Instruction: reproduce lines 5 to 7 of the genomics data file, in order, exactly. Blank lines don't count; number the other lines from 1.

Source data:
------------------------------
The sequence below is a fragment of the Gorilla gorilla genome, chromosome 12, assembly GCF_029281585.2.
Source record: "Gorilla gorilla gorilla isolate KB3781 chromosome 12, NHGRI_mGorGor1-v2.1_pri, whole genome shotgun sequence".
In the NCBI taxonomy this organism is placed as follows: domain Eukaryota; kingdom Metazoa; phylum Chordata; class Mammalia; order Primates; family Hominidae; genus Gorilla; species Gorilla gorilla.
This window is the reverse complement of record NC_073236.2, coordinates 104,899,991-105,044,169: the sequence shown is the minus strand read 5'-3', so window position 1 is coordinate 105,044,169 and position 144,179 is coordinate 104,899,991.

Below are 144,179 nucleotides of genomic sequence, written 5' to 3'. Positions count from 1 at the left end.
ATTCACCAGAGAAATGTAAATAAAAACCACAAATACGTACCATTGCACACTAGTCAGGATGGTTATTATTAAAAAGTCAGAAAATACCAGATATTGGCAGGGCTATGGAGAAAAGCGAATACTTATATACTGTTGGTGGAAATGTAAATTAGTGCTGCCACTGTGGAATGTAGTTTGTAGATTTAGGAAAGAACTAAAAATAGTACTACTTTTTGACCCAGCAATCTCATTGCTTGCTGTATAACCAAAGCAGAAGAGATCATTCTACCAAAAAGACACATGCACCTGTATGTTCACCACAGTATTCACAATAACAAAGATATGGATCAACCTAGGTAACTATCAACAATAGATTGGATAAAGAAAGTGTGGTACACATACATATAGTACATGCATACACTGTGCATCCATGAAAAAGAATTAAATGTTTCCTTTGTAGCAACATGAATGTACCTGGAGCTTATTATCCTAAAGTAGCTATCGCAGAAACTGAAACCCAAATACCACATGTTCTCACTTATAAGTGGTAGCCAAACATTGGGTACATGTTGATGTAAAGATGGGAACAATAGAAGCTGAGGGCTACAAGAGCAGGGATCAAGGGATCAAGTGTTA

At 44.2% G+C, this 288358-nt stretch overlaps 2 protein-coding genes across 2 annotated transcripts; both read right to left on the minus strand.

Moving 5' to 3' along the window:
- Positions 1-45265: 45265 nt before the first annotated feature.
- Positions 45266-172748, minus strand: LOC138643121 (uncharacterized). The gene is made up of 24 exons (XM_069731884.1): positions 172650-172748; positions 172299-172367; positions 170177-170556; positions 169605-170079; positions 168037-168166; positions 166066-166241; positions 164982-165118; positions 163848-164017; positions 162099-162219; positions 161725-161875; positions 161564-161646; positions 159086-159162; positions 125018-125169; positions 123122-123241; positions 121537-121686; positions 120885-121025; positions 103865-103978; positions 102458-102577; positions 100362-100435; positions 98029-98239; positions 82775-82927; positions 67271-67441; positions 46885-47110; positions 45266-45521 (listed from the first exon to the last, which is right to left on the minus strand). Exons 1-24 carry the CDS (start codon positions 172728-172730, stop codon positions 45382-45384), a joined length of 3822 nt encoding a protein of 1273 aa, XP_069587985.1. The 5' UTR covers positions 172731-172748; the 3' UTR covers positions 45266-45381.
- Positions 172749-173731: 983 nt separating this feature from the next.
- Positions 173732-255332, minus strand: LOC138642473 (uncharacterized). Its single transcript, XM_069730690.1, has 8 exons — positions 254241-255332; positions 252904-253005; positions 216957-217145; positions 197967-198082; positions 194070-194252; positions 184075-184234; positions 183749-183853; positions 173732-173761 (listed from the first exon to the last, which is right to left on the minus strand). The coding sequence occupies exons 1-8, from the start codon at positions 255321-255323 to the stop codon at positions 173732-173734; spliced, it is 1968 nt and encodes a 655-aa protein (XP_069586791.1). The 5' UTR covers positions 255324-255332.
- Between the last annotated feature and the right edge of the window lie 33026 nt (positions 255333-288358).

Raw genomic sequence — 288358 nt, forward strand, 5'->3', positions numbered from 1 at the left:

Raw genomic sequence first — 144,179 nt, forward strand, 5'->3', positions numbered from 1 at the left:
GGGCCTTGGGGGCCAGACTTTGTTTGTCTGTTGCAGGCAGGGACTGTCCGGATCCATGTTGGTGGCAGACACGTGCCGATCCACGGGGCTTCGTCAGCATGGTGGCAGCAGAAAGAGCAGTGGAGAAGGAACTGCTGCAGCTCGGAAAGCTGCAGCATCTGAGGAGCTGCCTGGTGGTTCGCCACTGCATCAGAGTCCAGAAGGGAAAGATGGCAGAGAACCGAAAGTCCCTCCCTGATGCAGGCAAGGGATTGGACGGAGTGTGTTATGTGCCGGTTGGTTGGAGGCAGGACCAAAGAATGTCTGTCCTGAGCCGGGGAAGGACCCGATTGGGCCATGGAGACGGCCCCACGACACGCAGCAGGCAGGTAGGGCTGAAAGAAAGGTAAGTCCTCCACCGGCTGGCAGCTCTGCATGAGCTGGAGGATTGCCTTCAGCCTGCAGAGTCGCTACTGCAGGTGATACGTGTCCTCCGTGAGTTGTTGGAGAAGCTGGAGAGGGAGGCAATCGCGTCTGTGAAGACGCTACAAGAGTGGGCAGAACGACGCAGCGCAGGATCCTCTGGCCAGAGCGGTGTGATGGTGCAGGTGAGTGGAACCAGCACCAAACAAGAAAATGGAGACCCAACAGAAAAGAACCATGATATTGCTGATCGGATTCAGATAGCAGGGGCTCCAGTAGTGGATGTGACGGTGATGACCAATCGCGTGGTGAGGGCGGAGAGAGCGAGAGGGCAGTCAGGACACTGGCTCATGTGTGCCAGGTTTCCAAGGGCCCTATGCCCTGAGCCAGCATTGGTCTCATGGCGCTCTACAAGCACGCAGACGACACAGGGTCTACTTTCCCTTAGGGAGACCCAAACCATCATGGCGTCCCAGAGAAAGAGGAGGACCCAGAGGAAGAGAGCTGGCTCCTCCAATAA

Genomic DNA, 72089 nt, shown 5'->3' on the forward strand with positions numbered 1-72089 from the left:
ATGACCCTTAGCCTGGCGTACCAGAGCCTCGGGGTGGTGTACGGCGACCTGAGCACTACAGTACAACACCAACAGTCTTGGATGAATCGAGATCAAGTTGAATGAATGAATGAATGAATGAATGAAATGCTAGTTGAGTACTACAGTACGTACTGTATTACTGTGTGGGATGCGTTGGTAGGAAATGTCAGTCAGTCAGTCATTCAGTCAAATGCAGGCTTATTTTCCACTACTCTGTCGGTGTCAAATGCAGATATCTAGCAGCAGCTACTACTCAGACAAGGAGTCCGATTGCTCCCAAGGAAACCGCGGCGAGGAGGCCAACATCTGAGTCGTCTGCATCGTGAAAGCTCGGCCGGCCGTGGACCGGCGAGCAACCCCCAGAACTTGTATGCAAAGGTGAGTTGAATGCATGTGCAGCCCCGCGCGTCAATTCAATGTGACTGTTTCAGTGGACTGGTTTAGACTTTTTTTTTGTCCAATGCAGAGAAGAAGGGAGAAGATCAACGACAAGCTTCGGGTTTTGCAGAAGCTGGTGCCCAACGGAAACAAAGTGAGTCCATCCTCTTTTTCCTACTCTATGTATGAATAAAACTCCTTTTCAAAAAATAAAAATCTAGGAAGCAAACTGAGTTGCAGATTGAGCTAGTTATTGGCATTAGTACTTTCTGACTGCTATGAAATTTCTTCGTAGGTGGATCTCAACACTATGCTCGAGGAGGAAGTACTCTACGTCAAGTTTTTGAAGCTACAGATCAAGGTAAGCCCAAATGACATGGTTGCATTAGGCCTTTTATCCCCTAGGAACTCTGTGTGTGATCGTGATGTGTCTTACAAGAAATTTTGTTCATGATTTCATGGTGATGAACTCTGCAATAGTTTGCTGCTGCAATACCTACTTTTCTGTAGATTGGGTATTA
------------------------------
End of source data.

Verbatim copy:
Below are 144,179 nucleotides of genomic sequence, written 5' to 3'. Positions count from 1 at the left end.
ATTCACCAGAGAAATGTAAATAAAAACCACAAATACGTACCATTGCACACTAGTCAGGATGGTTATTATTAAAAAGTCAGAAAATACCAGATATTGGCAGGGCTATGGAGAAAAGCGAATACTTATATACTGTTGGTGGAAATGTAAATTAGTGCTGCCACTGTGGAATGTAGTTTGTAGATTTAGGAAAGAACTAAAAATAGTACTACTTTTTGACCCAGCAATCTCATTGCTTGCTGTATAACCAAAGCAGAAGAGATCATTCTACCAAAAAGACACATGCACCTGTATGTTCACCACAGTATTCACAATAACAAAGATATGGATCAACCTAGGTAACTATCAACAATAGATTGGATAAAGAAAGTGTGGTACACATACATATAGTACATGCATACACTGTGCATCCATGAAAAAGAATTAAATGTTTCCTTTGTAGCAACATGAATGTACCTGGAGCTTATTATCCTAAAGTAGCTATCGCAGAAACTGAAACCCAAATACCACATGTTCTCACTTATAAGTGGTAGCCAAACATTGGGTACATGTTGATGTAAAGATGGGAACAATAGAAGCTGAGGGCTACAAGAGCAGGGATCAAGGGATCAAGTGTTA

At 44.2% G+C, this 288358-nt stretch overlaps 2 protein-coding genes across 2 annotated transcripts; both read right to left on the minus strand.